WELFARE REFORMS: Claimants told they’ll be worse off

Oxford Mail: Oxfordshire welfare rights adviser Peter Turville talks to reporter Freddie Whittaker. Picture: OX59984 Ed Nix Buy this photo Oxfordshire welfare rights adviser Peter Turville talks to reporter Freddie Whittaker. Picture: OX59984 Ed Nix

OXFORDSHIRE Welfare Rights adviser Peter Turville said people from all walks of life would be affected by changes to welfare reforms.

He said universal credit would leave lots of claimants worse-off, and said the complicated nature of the new system would create extra work for councils and advice centres.

He said: “In effect what they’re doing is combining existing complex means-tested benefits. There will be winners and losers, although there will be more losers.

“The group which is going to be the worst affected will be people with disabilities because the current additions they get to their benefits will be cut.

“In the worst case scenarios this could mean people losing more than £200 a week in income. There will be scenarios in which people will be hit by several different things at once.”

He added: “They’re not simplifying the system. That’s the big myth. If you look at the detail of the means test it’s more complicated than the current system.

“It’s all about saving money, and it’s a legitimate Government policy to look at the social security system, but the spin they have put on it is so inaccurate.

“I think they have been very successful at spinning this, with their saints and scroungers message, to make people believe that the problem with the welfare system is the people who claim benefits.”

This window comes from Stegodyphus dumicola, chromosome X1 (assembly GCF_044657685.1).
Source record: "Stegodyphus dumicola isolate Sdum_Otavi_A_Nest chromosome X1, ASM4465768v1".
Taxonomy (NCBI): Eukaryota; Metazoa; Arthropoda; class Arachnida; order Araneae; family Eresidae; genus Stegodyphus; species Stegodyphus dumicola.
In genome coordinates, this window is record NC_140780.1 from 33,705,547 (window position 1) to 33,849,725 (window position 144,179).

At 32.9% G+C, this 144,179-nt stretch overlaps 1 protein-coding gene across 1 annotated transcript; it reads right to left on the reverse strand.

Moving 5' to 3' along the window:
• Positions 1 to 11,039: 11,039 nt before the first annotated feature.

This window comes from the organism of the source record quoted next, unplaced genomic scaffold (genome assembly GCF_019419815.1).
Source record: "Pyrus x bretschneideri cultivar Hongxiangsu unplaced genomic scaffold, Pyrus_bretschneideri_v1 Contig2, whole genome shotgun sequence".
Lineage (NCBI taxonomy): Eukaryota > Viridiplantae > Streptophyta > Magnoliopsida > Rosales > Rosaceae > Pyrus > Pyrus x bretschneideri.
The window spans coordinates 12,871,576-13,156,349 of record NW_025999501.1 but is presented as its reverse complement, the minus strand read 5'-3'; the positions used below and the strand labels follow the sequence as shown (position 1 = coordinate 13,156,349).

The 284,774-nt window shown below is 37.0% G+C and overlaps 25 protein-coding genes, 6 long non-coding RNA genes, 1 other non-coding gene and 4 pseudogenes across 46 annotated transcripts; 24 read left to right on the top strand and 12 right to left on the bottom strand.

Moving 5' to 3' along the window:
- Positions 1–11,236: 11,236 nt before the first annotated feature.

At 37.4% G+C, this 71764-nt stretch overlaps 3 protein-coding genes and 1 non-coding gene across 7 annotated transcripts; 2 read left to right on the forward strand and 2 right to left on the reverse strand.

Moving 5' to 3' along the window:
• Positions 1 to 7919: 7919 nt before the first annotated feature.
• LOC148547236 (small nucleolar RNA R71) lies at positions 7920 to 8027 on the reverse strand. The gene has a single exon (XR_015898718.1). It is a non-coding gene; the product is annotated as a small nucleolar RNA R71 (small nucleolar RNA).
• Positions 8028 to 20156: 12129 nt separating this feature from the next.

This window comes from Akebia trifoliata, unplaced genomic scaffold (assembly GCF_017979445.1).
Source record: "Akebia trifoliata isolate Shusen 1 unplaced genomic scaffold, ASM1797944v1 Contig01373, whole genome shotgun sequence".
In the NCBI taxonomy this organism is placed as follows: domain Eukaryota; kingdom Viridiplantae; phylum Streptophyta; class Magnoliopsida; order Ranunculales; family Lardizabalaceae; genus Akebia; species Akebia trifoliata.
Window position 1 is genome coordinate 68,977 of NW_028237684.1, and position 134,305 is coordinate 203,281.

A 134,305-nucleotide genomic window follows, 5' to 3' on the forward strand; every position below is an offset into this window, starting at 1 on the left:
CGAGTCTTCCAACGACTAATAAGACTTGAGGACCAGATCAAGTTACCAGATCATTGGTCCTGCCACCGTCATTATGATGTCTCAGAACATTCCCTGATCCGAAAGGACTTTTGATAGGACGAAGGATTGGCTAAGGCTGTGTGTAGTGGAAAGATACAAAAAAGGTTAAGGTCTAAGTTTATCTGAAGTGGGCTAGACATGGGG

DWP spokesman Dan Barnes said claims that universal credit would not simplify benefits was “nonsense”.

He said: “The claim that the old system is simpler completely dumbfounds me.

“Universal Credit will be a lot simpler for people to understand what they are getting and how that will change if they go to work.”

Related links

Comments (7)

Please log in to enable comment sorting

6:16pm Mon 1 Jul 13

Quentin Walker says...

It is highly unfortunate that the people abusing the benefits system have brought the new system, which will affect genuine claimants, into being.

The welfare system in this country was second to none. It is down to the economic climate and the abuse of the regime by professional claimants that have destroyed it - and destroyed it for the people who really need it and whom it was designed to help.

I hope the abusers feel thoroughly ashamed - but I very much doubt that they will.
It is highly unfortunate that the people abusing the benefits system have brought the new system, which will affect genuine claimants, into being. The welfare system in this country was second to none. It is down to the economic climate and the abuse of the regime by professional claimants that have destroyed it - and destroyed it for the people who really need it and whom it was designed to help. I hope the abusers feel thoroughly ashamed - but I very much doubt that they will. Quentin Walker
  • Score: 1

7:22pm Mon 1 Jul 13

Dilligaf2010 says...

“In the worst case scenarios this could mean people losing more than £200 a week in income"......
.....it would be nice to be getting anywhere near that in the first place.
I agree with Quentin Walker though, the abusers have ruined it for many
“In the worst case scenarios this could mean people losing more than £200 a week in income"...... .....it would be nice to be getting anywhere near that in the first place. I agree with Quentin Walker though, the abusers have ruined it for many Dilligaf2010
  • Score: 2

8:47pm Mon 1 Jul 13

EMacb says...

Universal Credit will mean that you make only one claim and receive only one monthly payment, but those are the only simple things about it. Claimants will have no idea how their benefit has been calculated and whether it is right or not because there will be so many variables all lumped into one calculation.

I agree the current system is complicated and needs simplification but this is not the way to do it.